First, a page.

The Bandera County River Authority & Groundwater District has issued a warning declaring that recreational contact with the Medina and Sabinal rivers “may be hazardous to your health” because of the possibility of contamination related to how hot and still the waterways have become.
The warning issued to media outlets as of Thursday, Aug. 15, says the river authority “strongly advises, at this time, to avoid recreational contact, including swimming, in the Medina and Sabinal rivers and their tributaries.”
“Low to no flows due to drought conditions, combined with sustained high temperatures, have created a potentially hazardous situation for humans and animals,” the warning continues. “These conditions allow for potentially harmful organism to be present in the water.”
David Mauk, the BCRAGD general manager, said the warning was not based on high readings of specific bacteria like E. coli that is regularly tested for in the rivers. Instead he said it was a “generalized warning” associated with the likelihood that health hazards could exist in water exposed to the heat and drought conditions that have been present for weeks in Bandera County.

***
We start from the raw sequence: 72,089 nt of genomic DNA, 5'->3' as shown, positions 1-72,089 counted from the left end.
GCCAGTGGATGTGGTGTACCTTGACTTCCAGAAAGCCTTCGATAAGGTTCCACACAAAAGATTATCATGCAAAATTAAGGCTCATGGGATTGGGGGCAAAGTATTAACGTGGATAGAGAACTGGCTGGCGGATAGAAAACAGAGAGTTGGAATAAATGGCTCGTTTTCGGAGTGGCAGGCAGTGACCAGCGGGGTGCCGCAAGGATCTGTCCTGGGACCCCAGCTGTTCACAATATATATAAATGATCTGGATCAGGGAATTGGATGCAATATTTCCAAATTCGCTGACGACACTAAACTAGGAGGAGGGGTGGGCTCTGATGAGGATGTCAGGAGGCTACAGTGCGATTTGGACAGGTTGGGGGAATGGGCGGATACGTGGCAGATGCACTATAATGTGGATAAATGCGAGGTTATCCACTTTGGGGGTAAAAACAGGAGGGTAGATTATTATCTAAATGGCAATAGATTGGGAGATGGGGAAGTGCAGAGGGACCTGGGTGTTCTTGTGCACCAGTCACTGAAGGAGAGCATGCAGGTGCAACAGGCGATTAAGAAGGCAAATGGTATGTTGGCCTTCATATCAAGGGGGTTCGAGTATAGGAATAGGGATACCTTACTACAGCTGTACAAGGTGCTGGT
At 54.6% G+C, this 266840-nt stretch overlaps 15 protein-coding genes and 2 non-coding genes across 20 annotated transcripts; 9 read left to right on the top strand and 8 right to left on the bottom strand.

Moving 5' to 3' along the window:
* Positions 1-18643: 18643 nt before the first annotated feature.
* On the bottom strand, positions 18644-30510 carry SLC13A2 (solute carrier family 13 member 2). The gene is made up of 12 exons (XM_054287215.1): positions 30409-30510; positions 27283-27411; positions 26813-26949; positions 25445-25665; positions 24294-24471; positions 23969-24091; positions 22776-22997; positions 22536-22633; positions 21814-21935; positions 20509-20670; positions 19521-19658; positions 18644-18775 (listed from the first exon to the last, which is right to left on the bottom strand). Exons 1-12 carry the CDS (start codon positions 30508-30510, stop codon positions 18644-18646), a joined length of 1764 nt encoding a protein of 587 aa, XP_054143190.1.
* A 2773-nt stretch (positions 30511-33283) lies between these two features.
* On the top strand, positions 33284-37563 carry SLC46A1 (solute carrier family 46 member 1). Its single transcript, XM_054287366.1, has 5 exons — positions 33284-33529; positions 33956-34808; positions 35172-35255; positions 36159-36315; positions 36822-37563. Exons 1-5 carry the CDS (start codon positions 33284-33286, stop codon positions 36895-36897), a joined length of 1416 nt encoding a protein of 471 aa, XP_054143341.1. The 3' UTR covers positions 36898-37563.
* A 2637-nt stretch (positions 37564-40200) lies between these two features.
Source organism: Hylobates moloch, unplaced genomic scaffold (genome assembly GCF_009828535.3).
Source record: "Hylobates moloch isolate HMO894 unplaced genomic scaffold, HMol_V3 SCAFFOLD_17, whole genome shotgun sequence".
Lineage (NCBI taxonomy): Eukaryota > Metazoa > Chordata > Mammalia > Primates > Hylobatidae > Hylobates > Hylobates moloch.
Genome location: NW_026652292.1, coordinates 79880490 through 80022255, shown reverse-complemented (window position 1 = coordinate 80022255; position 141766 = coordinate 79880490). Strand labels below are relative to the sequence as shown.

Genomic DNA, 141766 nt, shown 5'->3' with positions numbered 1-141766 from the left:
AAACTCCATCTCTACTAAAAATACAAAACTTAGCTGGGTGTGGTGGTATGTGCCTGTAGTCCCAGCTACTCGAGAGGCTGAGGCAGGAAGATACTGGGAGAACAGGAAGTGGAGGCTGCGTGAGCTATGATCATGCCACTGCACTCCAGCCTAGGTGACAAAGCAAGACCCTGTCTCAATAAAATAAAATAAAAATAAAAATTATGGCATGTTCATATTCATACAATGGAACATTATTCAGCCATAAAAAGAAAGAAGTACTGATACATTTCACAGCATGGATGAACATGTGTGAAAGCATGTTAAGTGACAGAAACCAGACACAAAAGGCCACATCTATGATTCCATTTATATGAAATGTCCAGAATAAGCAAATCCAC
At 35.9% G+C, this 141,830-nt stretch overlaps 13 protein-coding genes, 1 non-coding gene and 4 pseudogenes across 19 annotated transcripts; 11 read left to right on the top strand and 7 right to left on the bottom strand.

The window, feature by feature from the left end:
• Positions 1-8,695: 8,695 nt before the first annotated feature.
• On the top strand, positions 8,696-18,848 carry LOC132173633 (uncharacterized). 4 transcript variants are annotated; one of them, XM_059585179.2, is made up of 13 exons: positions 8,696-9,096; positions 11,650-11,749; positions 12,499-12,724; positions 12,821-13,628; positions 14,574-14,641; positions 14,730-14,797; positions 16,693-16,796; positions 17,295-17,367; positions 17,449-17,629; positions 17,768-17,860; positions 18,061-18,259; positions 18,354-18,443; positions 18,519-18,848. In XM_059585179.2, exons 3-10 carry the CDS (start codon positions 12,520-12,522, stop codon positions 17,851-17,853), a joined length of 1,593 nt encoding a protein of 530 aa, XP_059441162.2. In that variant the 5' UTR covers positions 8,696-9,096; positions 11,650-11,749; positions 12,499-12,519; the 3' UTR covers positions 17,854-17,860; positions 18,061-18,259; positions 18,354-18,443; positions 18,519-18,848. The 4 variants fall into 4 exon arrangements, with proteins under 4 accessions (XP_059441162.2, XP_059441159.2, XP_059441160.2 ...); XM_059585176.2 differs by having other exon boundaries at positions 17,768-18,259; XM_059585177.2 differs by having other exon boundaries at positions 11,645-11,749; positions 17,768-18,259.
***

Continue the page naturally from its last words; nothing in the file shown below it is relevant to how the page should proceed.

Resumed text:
“With low (water) flow and 100-degree temperatures, there will be stuff in there, not just E. coli,” said Mauk. “You’re basically creating a stew there.”
It’s the areas of the rivers that are beginning to pool up and become stagnant that are the riskiest, not the area where water is still flowing fairly well, the general manager said.
“If you’re in parts of the river that are getting stagnant, we don’t recommend getting in there,” said Mauk. “I wouldn’t.”
Colby Miller, who owns the Medina River Co. which provides inner tubes and transportation so visitors can float down sections of the Medina River, said he assigns employees to check water flow and the presence of algae or other unusual growth in the areas of the river that the company sends customers to so hazardous areas can be avoided.
Water flow in the area the river company uses has not fallen to hazardous levels, Miller said. But if testing done by the river authority shows the situation is worsening, he said his float tours would be shut down temporarily.
Mauk said the river authority received a lot of calls from the public about water quality after blue-green algae in waters in other parts of the country, including in an Austin lake, were believed to have produced toxins that killed dogs exposed to the water.
No evidence of that algae has been detected in Bandera County, but that’s not a guarantee it does not exist, the general manager said.
Last August, extreme heat and inadequate water flow convinced the river authority to erect signs along the Medina River with the same kind of warning that has been issued this year.
Mauk said more rainfall in the area should correct the problem.